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Little Givers kicks off with a visit to Sandringham Gardens

  • LittleGiversChief
Sunday mornings are usually as lazy and subdued here as they are anywhere else, but on this particular Sunday, Sandringham Gardens was a frenzy of activity and noise, most of it coming from a group of about 40 kids ranging from toddlers to teenagers.
by SIMON APFEL | Jul 05, 2018

One over-eager child asked an 89-year-old resident, “What was your favourite food?” If the resident happens to notice that the question was unfortunately framed in the past tense, he doesn’t seem to care. The conversation crackles along.

For the past five years, the Generation Sinai initiative has brought Jewish parents and children together in classrooms across the country to learn and discuss Torah values relating to living a meaningful, socially conscious life.

For this year’s Generation Sinai, in addition to the learning module, the decision was made to take the learning outside the classroom through the “Little Givers” initiative.

One Sunday a month, primary school pupils join South Africa’s Chief Rabbi Dr Warren Goldstein on visits and volunteer expeditions at various Jewish welfare organisations in Johannesburg and Cape Town.

“Little Givers is about converting the Generation Sinai learning into action,” says Goldstein, “putting the values of chesed and tzedakah into practice, and making an ongoing, sustainable difference at some of our wonderful social welfare organisations – doing what we can to help them in their holy work.”

On Father’s Day, about 40 children and their parents surprised residents at Sandringham Gardens. Many had baked cakes and biscuits, and spent the morning playing games with residents, or hearing and sharing stories.

For young kids needing help to break the ice, a series of conversation starters had been prepared. Questions included, “If you could teach a class on any topic, what would it be?”, “What’s the most exciting place you’ve travelled to?”, and “What’s the bravest thing you’ve ever done?”

“It was really sweet to see the kids – some as young as three or four – standing there asking these serious questions,” says Yali Friedman, the General Manager of Sandringham Gardens. “Some of our residents don’t see visitors from one month to the next, so this was a real treat for them.”

Shayna Nudelman (9), accompanied by her dad, Shmully, had a heart-to-heart with her grandmother, for whom she had baked a cake.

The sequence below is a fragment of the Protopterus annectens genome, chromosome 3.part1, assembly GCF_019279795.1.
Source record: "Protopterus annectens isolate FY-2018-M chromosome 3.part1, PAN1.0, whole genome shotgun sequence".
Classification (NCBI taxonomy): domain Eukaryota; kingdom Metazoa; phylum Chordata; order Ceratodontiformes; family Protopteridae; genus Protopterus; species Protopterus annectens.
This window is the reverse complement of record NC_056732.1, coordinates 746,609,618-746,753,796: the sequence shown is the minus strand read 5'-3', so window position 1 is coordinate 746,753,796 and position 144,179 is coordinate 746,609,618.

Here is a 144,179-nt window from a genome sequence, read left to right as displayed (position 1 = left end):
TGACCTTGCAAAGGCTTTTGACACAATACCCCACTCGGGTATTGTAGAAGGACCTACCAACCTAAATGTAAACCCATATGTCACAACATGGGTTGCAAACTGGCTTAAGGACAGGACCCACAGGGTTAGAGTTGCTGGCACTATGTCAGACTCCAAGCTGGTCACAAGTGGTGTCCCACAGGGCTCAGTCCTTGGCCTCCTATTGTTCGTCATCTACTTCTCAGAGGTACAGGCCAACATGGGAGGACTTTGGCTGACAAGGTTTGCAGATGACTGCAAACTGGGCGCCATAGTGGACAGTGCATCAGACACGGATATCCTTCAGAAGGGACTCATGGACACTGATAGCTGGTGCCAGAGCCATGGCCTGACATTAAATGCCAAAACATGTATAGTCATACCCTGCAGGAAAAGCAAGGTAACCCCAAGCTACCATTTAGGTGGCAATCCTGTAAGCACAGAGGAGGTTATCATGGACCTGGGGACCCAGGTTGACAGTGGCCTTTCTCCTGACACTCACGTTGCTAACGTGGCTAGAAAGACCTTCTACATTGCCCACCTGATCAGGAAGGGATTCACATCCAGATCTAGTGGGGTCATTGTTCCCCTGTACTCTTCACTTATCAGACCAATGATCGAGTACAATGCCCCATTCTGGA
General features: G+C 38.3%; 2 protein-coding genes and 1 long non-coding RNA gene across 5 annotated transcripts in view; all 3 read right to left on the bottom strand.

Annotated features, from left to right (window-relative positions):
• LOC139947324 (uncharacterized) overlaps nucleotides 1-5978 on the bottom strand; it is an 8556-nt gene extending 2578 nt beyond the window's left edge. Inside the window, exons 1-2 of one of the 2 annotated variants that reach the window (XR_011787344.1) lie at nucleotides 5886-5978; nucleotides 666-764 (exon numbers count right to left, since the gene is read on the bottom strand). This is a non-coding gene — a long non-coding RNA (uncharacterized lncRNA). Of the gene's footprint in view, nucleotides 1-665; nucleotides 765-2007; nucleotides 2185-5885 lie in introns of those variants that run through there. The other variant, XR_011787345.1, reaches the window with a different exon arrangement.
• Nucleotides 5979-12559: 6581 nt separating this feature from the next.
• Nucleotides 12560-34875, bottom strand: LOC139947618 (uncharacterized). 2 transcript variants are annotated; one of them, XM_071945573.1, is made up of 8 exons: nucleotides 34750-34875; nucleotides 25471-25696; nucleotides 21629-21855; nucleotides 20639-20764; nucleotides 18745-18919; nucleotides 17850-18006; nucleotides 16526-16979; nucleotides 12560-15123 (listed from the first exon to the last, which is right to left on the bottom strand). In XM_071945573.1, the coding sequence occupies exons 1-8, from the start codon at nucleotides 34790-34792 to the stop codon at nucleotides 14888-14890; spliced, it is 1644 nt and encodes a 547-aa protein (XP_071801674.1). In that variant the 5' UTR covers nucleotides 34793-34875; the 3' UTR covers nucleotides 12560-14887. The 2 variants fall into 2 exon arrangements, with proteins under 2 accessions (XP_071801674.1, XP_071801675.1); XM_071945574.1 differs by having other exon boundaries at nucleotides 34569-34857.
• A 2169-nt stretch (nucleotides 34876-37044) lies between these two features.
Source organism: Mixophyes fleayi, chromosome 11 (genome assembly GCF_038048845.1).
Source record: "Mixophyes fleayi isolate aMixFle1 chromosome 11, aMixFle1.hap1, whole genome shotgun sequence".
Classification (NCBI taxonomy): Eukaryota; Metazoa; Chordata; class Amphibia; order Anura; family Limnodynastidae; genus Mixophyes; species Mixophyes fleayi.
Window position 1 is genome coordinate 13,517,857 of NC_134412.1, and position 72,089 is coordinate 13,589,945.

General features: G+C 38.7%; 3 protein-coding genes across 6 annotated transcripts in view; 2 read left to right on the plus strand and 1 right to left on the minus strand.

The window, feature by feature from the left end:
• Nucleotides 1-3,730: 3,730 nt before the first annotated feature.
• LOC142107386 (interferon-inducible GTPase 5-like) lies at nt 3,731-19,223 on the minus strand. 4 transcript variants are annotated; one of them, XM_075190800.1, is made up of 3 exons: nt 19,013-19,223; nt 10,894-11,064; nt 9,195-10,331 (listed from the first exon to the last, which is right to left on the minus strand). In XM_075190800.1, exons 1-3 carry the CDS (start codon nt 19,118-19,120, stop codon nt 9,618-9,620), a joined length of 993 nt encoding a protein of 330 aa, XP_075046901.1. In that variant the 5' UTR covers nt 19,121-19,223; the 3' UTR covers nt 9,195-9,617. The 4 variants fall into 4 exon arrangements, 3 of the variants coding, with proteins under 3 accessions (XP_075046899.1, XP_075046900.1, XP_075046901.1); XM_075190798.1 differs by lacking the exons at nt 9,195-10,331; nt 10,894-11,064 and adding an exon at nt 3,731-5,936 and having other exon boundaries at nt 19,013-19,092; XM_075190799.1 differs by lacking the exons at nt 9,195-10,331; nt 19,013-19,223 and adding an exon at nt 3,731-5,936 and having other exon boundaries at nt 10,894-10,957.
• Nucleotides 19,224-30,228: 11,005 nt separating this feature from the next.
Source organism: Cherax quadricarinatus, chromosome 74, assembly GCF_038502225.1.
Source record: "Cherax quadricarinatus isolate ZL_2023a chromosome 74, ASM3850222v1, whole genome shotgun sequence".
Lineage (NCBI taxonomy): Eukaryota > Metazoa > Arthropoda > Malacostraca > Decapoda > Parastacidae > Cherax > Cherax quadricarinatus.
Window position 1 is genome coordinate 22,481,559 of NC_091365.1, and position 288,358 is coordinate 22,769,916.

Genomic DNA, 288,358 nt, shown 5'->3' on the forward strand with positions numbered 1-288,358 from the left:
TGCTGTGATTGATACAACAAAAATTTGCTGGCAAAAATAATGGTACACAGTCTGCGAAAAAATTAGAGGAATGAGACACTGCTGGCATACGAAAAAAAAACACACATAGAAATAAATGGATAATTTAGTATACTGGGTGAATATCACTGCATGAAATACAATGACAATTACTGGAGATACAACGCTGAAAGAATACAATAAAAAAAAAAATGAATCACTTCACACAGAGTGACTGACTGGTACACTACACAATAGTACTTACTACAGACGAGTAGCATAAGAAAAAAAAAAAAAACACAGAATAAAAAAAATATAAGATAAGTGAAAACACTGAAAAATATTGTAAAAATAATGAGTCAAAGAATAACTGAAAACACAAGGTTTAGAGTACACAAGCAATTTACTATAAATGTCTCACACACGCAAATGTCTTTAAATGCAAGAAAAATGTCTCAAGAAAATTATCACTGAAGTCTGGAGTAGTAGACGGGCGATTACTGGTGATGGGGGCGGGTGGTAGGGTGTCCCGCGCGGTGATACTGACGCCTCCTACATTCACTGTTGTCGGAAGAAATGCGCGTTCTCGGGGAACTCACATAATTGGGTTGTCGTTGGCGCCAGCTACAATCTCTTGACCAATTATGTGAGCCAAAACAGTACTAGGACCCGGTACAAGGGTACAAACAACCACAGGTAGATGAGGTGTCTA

“I loved spending time with my bubba. I told her about my life. I also really liked speaking with the other old people there. It made me feel happy.”

“Sometimes we get kids visiting on the weekends,” says Friedman, “but this was something different and special. To see the different generations bonding like this was wonderful. There was just a great energy in the air.”

It wasn’t only primary school pupils. A group of youth leaders – high school pupils and university students from the Base, a shul in Glenhazel, marshalled the younger kids from the community, and brought them along for the morning.

“This was something we really wanted to be part of,” says the Base’s Rabbi Aharon Zulberg. “This is something any community can do – getting people, especially young people, involved in practical mitzvah outreach programmes.

“It could be going to the hospital, the old age home, another part of the city, visiting people who could do with company or some cheering up. There’s a certain thrill people feel that not only inspires them to help others grow, but helps them grow too.”

A similar event was held in Cape Town, with the chief rabbi joining a group of kids visiting the residents at Highlands House.

“I handed out chocolates, it was so great to see the smiles on their faces,” says Daniel Merris (9). “It was interesting that we asked the same questions to people, but everyone had such different answers.”

For Goldstein, it’s these kinds of small interactions that help nurture a new generation of caring, compassionate community members.

“Giving tzedakah, helping those less fortunate, making a real difference in the world – this defines who we are as a people, and who we are as a community.”

  • To join the Chief Rabbi’s Little Givers campaign, email [email protected] or sign up at


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